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Lottery winners should take the money and hush

6:44 PM, Sep 19, 2013   |    comments
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Winners of big lottery jackpots should take the money and hush -- that is, if their state laws allow them to do so.

All but a handful of states, including Delaware, Kansas, Maryland, North Dakota, (thankfully) Ohio and South Carolina, have laws that require the lottery to release the name and city of residence to anyone who asks.

Other states may offer to assist you in some way, including such things as the creation of trusts.

But generally, it's probably smart to hire an attorney to see what the laws in your state are and what your options are.

This came to mind as the Powerball jackpot hit $400 million on Wednesday and one ticket was sold in South Carolina with all the correct numbers. That one winner has yet to come forward.

Now don't tell me you haven't dreamed about what you would do if you hit the jackpot. You know you have.

I know that my first call will be to my attorney to set up a trust. As "out there" as I am, I surely don't want anyone knowing my financial status.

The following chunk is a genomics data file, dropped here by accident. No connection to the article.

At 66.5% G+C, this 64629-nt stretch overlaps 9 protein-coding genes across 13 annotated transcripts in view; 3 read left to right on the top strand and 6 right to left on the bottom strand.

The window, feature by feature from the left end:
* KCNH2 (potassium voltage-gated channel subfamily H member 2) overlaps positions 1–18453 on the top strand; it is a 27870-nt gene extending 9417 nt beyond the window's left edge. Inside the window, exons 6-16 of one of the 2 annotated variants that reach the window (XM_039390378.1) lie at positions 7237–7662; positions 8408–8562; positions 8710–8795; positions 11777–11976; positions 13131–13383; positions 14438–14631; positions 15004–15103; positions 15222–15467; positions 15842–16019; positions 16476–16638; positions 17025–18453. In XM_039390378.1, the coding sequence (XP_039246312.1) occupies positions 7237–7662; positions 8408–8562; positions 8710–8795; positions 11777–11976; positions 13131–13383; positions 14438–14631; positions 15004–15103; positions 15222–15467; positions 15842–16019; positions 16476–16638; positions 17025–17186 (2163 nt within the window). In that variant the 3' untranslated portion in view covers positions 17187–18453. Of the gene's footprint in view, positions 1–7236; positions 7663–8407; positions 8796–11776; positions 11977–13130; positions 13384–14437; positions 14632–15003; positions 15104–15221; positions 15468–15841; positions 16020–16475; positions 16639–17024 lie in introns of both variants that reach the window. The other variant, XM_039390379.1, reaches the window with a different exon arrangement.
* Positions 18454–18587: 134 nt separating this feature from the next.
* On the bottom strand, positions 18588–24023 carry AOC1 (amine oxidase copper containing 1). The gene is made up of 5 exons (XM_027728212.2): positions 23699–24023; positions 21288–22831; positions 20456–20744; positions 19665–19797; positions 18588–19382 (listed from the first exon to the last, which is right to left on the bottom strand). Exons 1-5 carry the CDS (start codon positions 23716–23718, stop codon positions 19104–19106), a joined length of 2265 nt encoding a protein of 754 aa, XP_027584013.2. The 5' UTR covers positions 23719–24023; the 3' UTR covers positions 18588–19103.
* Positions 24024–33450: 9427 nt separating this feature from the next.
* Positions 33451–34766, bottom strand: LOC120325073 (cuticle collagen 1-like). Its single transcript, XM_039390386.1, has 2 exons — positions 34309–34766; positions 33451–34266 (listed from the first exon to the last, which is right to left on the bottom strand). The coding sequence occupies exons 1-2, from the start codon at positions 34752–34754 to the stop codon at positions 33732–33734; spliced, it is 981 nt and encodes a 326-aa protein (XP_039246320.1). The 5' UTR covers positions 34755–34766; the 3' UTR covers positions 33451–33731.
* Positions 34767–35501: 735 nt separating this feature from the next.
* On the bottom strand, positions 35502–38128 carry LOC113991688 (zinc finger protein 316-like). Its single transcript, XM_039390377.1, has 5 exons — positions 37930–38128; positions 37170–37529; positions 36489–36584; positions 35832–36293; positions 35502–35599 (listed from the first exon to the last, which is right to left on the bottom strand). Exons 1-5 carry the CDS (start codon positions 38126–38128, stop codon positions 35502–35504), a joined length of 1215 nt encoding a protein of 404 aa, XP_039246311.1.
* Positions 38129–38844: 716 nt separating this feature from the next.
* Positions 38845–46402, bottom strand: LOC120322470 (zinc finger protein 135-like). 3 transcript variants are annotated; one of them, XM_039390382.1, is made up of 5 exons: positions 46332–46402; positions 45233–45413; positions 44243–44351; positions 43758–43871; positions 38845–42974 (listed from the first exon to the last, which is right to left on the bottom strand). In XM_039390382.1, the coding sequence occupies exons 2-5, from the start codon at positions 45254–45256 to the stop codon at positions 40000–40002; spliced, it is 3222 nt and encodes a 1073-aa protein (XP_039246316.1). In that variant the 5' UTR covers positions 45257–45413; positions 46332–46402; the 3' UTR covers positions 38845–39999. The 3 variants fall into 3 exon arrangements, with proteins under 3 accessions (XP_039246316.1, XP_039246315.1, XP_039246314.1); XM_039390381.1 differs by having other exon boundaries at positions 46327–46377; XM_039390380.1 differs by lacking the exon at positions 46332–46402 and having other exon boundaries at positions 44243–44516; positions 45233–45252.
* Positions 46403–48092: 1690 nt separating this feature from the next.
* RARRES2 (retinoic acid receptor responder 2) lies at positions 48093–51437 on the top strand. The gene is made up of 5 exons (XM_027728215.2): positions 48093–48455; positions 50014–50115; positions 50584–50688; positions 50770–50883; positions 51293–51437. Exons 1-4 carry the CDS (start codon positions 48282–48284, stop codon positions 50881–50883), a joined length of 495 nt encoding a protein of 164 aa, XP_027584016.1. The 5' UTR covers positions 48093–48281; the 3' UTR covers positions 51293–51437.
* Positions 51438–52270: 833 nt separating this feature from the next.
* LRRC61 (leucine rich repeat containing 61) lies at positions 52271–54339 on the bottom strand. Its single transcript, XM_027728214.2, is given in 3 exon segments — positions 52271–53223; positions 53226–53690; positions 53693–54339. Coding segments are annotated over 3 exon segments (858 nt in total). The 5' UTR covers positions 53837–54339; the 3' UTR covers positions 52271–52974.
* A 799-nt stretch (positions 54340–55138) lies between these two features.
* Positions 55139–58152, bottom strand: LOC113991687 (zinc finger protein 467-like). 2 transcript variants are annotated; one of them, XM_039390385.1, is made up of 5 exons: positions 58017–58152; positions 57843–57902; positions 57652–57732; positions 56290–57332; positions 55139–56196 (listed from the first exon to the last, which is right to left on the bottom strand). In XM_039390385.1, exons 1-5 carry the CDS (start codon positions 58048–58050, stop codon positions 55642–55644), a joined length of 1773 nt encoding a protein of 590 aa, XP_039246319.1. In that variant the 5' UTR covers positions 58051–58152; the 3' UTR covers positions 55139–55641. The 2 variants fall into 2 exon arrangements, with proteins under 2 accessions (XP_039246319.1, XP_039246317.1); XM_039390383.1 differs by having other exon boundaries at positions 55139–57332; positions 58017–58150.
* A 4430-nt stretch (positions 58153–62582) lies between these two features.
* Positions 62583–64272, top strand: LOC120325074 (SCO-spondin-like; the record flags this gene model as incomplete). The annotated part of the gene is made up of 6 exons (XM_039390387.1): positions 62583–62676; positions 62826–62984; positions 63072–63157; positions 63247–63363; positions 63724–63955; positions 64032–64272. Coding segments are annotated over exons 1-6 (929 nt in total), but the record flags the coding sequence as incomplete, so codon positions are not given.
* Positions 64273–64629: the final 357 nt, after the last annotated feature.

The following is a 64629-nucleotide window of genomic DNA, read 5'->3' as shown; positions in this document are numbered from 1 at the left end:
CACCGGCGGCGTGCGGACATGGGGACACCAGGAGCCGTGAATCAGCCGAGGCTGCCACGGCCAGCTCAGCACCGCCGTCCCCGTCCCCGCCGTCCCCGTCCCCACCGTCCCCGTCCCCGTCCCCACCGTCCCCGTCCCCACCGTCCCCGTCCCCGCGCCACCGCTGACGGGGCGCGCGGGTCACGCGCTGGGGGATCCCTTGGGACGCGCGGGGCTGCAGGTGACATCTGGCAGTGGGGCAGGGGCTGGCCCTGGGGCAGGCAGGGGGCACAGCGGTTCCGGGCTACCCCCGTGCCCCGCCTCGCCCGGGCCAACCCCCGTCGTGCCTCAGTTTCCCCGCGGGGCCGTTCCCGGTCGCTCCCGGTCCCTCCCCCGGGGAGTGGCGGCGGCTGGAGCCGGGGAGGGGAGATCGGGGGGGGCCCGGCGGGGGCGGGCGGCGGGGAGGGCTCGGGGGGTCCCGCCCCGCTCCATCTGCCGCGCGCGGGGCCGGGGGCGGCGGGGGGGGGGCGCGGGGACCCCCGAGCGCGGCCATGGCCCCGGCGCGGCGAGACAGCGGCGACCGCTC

My second call will be to my family and the third call will be to Batman.

And don't forget about all the "bad luck" that is supposed to plague big winners.

I think of Andrew Jackson Whittaker Jr, of West Virginia who won $314.9 million on Dec. 25, 2002. He was already fairly well off financially before he won.

But he then had personal and professional tragedies, including having his car broken into and $200,000 stolen from inside it. (Really? Why would anyone keep $200,000 in their car in the first place?)

He also had several deaths surrounding him. Many other lottery winners talk of being hounded by people who say they will kill themselves unless they are given money. I wouldn't want to deal with that kind of guilt. 

There are arguments for both sides of the "reveal or not reveal." Most states have disclaimers on their lottery sites that explain what is required.

Most states say the taxpayers have a right to know that the prizes are being awarded to real people. In Illinois, for example, winners are required to make their identity public for just that reason.

One Rhode Island woman claimed her prize but had her attorney stand with the oversized, cardboard check for the press conference. Another couple used the check as a shield and covered their faces.

If I win the lottery, don't expect me to quit my job the next day. I wouldn't want to be that obvious.

Besides, if, like me, you do what you love for a living, you will never "work" a day in your life, as the saying goes. So I may never stop working. Now that's a scenario I would like to have.

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